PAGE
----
Finger to the temple, then to the heart and then to the genital area.
Redemption comes tearfully and with a howl.
Don't-le, don't-le, don't-le!
”, bellows the Melbourne head office, where Novak Djokovic reduces Stefanos Tsitsipas under the spotlight (6-3, 7-6(4) and 7-6(5), after 2h 56m) and closes a two-week military walk.
He has lost a set throughout the tournament, when he was limping on his left thigh, and the Greek does not represent a major obstacle in an outcome written on a scientific basis: the
formula is synonymous with accuracy, and places the Serbian this Sunday in the precise point you wanted.
With his tenth coronation in the
Oceanic, 22nd largest, equals Rafael Nadal at the top of history –also the German Steffi Graf– and regains command of the circuit, unseating Carlos Alcaraz from Murcia.
Tsitsipas and Djokovic, so different and so equal
Back after the media
of a year ago, Djokovic, 35, celebrates in his Australian lair under the motto of the young Spaniard ("head, heart and coj...").
There are 28 consecutive victories on this track, unbeaten since 2018;
Probably none as sought after as the latter, formidable from start to finish and with a special seasoning.
He buries his head in the towel for a long minute and cries.
He breaks free.
His memory travels back and he emotionally remembers those bad days.
“Serbia and Greece are two small countries.
To the children who have seen this game, keep dreaming;
Dream big, don't let anyone stop you from dreaming.
It doesn't matter where you come from, the more challenges you have, the stronger you will be”, says the third oldest champion of the tournament after Ken Rosewall (37) and Roger Federer (36).
“Sometimes I bring out the worst in myself, on and off the track, so I appreciate your patience.
Only they know what we have been through in the last four or five weeks ”, Nole addresses his relatives and his team.
“It has been one of the most complicated Grand Slams that I have played, taking into account all the circumstances.
I thank all the people who have made me feel comfortable here in Australia.
It is the most important victory of my career ”, he completes in the epilogue,
Serbian tennis player Novak Djokovic lifts the trophy after winning the Australian Open against Greek Stefanos Tsitsipas by (3-6, 6-7 and 6-7).
With his tenth title in Melbourne, the Serbian is the new world number one and equals Rafa Nadal's 22 Grand Slam titles. DAVID GRAY (AFP)
Djokovic kisses the Norman Brookes Cup that accredits him as the winner of the Australian Open.
The Serbian tennis player has had a difficult match, where his rival has made things very difficult for him despite having lost in three sets. MANAN VATSYAYANA (AFP)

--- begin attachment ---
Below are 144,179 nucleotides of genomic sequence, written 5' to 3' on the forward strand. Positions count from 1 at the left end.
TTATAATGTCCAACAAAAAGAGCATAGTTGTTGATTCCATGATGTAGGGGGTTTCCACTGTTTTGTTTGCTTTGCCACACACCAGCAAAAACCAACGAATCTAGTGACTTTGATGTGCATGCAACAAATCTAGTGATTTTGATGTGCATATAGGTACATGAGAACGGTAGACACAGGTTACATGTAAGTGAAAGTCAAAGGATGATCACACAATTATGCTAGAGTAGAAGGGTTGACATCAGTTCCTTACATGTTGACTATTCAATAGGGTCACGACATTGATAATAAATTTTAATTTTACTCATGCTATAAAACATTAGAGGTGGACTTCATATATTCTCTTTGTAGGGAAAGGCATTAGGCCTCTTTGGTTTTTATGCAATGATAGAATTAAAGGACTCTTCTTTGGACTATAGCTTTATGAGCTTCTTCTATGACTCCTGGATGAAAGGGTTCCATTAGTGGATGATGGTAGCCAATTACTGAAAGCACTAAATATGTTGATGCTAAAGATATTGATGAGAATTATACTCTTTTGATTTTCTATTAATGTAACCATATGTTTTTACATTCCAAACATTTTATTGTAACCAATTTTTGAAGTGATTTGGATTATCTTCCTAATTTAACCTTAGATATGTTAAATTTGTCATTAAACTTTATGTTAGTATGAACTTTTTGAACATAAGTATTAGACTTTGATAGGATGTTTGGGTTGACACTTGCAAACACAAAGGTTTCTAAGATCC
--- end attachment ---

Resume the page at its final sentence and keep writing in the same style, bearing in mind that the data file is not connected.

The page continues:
The Serbian tennis player receives the affection of the public after winning against Tsitsipas.
After Nadal, who won Roland Garrós in 2005 and 2022, Djokovic is the second male player to win the same title more than 15 years apart.
His first win in Australia was in 2008. HANNAH MCKAY (REUTERS)
Novak Djokovic throws his racket after the victory against the Greek tennis player Tsitsipas. Dita Alangkara (AP)
Novak Djokovic celebrates with his family the victory at the Australian Open.
Aaron Favila (AP)
Djokovic celebrates the victory at the Australian Open after defeating the Greek Stefanos Tsitsipas by (3-6, 6-7 and 6-7). MANAN VATSYAYANA (AFP)
Tsitsipas congratulates Djokovic after his victory.
The Greek tennis player has lost his second major final, after the one he lost to precisely the same rival at Roland Garros 2021.Mark Baker (AP)
The public reacts during the game.
LUKAS COCH (EFE)
Tsitsipas shows his sadness after losing the second set against Djokovic (6-7). Dita Alangkara (AP)
Djokovic, during the final.
Aaron Favila (AP)
Tsitsipas celebrates a point against Djokovic.
JAIMI JOY (REUTERS)
Djokovic falls to the ground during the match.
HANNAH MCKAY (REUTERS)
Greek tennis player Stefanos Tsitsipas, during the final of the Australian Open.
JOEL CARRETT (EFE)
Djokovic throws the ball to Tsitsipas during the final. MARTIN KEEP (AFP)
Tsitsipas prepares to turn the tables on Djokovic.
Aaron Favila (AP)
Djokovic hits the ball during the Australian Open final.
LOREN ELLIOTT (REUTERS)
Djokovic and Tsitsipas, during the match.
The Serbian tennis player manages to take the first set of the final. WILLIAM WEST (AFP)
Djokovic hits the ball against Tsitsipas. PAUL CROCK (AFP)
Tsitsipas manages to win the first game without suffering with his service. MARTIN KEEP (AFP)
Novak Djokovic, this Sunday during the final of the Australian Open.
DAVID GRAY (AFP)